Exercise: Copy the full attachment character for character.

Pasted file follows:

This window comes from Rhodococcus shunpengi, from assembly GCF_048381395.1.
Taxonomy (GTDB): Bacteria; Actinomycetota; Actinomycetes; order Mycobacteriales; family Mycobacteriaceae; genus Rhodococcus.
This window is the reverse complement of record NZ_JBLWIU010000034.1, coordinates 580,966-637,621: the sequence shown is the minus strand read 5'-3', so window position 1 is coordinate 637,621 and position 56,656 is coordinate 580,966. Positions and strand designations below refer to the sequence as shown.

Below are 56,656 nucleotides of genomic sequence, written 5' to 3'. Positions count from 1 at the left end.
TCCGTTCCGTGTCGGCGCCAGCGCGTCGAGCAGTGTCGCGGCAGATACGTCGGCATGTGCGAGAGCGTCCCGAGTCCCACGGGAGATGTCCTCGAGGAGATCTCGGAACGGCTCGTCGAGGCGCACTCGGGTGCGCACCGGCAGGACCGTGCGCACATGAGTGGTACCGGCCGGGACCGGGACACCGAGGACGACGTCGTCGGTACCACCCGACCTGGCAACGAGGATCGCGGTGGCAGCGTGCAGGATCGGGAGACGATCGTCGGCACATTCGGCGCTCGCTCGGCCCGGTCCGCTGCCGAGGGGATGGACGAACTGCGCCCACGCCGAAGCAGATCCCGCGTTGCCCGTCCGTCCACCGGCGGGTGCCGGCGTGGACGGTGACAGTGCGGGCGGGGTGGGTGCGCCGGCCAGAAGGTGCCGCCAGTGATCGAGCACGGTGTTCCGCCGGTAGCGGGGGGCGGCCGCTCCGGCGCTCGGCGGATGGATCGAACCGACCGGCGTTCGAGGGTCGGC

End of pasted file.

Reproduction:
This window comes from Rhodococcus shunpengi, from assembly GCF_048381395.1.
Taxonomy (GTDB): Bacteria; Actinomycetota; Actinomycetes; order Mycobacteriales; family Mycobacteriaceae; genus Rhodococcus.
This window is the reverse complement of record NZ_JBLWIU010000034.1, coordinates 580,966-637,621: the sequence shown is the minus strand read 5'-3', so window position 1 is coordinate 637,621 and position 56,656 is coordinate 580,966. Positions and strand designations below refer to the sequence as shown.

Below are 56,656 nucleotides of genomic sequence, written 5' to 3'. Positions count from 1 at the left end.
TCCGTTCCGTGTCGGCGCCAGCGCGTCGAGCAGTGTCGCGGCAGATACGTCGGCATGTGCGAGAGCGTCCCGAGTCCCACGGGAGATGTCCTCGAGGAGATCTCGGAACGGCTCGTCGAGGCGCACTCGGGTGCGCACCGGCAGGACCGTGCGCACATGAGTGGTACCGGCCGGGACCGGGACACCGAGGACGACGTCGTCGGTACCACCCGACCTGGCAACGAGGATCGCGGTGGCAGCGTGCAGGATCGGGAGACGATCGTCGGCACATTCGGCGCTCGCTCGGCCCGGTCCGCTGCCGAGGGGATGGACGAACTGCGCCCACGCCGAAGCAGATCCCGCGTTGCCCGTCCGTCCACCGGCGGGTGCCGGCGTGGACGGTGACAGTGCGGGCGGGGTGGGTGCGCCGGCCAGAAGGTGCCGCCAGTGATCGAGCACGGTGTTCCGCCGGTAGCGGGGGGCGGCCGCTCCGGCGCTCGGCGGATGGATCGAACCGACCGGCGTTCGAGGGTCGGC